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Host specificity of Endophytic Mycobiota of wild Nicotiana plants from arid regions of Northern Australia

Dastogeer, K.M.G., Li, H., Sivasithamparam, K., Jones, M.G.K. and Wylie, S.J. (2017) Host specificity of Endophytic Mycobiota of wild Nicotiana plants from arid regions of Northern Australia. Microbial Ecology, 75 (1). pp. 74-87.

Link to Published Version: https://doi.org/10.1007/s00248-017-1020-0
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Abstract

In arid regions of northern Australia, plants survive under water deficit, high temperatures, intense solar radiation and nutrient-impoverished soils. They employ various morpho-physiological and biochemical adaptations including interaction with microbial symbionts. We evaluated identity, host and tissue association with geographical distribution of fungal endophytes isolated from above- and below-ground tissues of plants of three indigenous Australian Nicotiana species. Isolation frequency and α-diversity were significantly higher for root endophyte assemblages than those of stem and leaf tissues. We recorded no differences in endophyte species richness or diversity as a function of sampling location, but did detect differences among different host genotypes and plant tissues. There was a significant pattern of community similarity associated with host genotypes but no consistent pattern of fungal community structuring associated with sampling location and tissue type, regardless of the community similarity measurements used.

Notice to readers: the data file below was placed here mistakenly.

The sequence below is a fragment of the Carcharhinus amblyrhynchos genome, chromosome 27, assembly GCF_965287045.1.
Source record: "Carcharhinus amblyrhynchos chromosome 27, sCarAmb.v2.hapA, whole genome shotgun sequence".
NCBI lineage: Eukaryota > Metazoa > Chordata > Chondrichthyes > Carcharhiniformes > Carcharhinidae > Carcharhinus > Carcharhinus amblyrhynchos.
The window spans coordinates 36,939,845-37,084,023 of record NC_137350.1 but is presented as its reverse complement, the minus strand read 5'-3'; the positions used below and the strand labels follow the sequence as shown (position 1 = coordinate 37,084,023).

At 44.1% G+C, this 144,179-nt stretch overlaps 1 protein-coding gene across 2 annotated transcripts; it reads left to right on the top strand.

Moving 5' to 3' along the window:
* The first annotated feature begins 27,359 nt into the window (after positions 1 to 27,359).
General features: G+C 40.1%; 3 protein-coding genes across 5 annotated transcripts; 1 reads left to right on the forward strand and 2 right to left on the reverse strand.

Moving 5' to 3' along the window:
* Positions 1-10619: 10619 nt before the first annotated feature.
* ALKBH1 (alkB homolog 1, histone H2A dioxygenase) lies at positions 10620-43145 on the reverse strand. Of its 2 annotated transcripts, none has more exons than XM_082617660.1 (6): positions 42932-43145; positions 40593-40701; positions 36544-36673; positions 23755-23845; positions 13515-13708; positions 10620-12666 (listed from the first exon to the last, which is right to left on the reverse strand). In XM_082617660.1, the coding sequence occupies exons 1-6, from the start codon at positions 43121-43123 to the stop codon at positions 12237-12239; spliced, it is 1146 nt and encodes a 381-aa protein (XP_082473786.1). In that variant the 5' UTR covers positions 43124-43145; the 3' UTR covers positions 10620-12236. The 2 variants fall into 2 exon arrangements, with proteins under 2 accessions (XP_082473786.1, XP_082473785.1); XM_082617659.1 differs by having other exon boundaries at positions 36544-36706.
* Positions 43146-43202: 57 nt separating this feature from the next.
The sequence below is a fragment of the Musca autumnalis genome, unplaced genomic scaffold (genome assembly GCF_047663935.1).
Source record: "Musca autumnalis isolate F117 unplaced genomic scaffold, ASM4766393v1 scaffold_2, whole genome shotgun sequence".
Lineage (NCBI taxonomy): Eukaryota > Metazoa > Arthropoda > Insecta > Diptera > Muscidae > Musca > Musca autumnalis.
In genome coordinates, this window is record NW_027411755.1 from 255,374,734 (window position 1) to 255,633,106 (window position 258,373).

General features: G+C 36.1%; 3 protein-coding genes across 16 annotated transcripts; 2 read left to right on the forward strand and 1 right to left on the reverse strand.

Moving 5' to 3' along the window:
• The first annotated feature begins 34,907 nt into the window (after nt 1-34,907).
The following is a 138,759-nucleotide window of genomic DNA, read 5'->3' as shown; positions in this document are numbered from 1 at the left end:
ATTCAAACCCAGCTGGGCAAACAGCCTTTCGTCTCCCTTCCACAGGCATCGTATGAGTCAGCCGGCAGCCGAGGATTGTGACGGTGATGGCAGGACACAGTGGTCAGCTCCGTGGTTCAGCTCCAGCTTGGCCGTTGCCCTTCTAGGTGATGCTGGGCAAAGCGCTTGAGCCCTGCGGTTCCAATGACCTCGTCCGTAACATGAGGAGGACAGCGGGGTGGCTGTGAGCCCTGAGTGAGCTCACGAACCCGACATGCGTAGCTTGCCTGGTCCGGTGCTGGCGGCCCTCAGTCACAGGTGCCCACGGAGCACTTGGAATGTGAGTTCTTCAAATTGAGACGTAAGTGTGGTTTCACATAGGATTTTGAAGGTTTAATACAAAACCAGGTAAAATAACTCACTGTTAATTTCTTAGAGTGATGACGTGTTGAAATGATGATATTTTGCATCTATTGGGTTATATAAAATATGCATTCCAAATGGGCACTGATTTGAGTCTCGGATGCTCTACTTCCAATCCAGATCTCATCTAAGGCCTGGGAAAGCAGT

Publication Type: Journal Article
Murdoch Affiliation: School of Veterinary and Life Sciences
Western Australian State Agricultural Biotechnology Centre
Publisher: Springer Verlag
Copyright: © 2017 Springer Science+Business Media, LLC
URI: http://researchrepository.murdoch.edu.au/id/eprint/37902
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